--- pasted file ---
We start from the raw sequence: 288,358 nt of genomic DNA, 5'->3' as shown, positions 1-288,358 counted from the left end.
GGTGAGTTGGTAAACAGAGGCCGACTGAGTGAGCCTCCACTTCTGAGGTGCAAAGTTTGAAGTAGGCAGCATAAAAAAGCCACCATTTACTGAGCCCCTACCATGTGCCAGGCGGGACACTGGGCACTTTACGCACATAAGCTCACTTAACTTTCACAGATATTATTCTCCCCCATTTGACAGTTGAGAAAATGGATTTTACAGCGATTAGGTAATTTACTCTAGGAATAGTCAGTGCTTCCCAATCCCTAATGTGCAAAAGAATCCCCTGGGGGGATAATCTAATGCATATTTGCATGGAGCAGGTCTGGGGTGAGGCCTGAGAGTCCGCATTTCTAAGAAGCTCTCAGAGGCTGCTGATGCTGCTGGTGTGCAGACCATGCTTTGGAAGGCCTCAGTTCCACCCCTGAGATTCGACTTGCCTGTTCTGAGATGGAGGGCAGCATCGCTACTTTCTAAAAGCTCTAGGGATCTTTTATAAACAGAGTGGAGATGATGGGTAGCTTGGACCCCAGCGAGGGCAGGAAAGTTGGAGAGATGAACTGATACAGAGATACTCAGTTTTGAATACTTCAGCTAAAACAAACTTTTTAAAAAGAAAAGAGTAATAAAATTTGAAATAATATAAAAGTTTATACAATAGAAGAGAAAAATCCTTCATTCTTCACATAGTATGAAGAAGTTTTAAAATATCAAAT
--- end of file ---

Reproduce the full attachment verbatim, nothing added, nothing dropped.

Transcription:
We start from the raw sequence: 288,358 nt of genomic DNA, 5'->3' as shown, positions 1-288,358 counted from the left end.
GGTGAGTTGGTAAACAGAGGCCGACTGAGTGAGCCTCCACTTCTGAGGTGCAAAGTTTGAAGTAGGCAGCATAAAAAAGCCACCATTTACTGAGCCCCTACCATGTGCCAGGCGGGACACTGGGCACTTTACGCACATAAGCTCACTTAACTTTCACAGATATTATTCTCCCCCATTTGACAGTTGAGAAAATGGATTTTACAGCGATTAGGTAATTTACTCTAGGAATAGTCAGTGCTTCCCAATCCCTAATGTGCAAAAGAATCCCCTGGGGGGATAATCTAATGCATATTTGCATGGAGCAGGTCTGGGGTGAGGCCTGAGAGTCCGCATTTCTAAGAAGCTCTCAGAGGCTGCTGATGCTGCTGGTGTGCAGACCATGCTTTGGAAGGCCTCAGTTCCACCCCTGAGATTCGACTTGCCTGTTCTGAGATGGAGGGCAGCATCGCTACTTTCTAAAAGCTCTAGGGATCTTTTATAAACAGAGTGGAGATGATGGGTAGCTTGGACCCCAGCGAGGGCAGGAAAGTTGGAGAGATGAACTGATACAGAGATACTCAGTTTTGAATACTTCAGCTAAAACAAACTTTTTAAAAAGAAAAGAGTAATAAAATTTGAAATAATATAAAAGTTTATACAATAGAAGAGAAAAATCCTTCATTCTTCACATAGTATGAAGAAGTTTTAAAATATCAAAT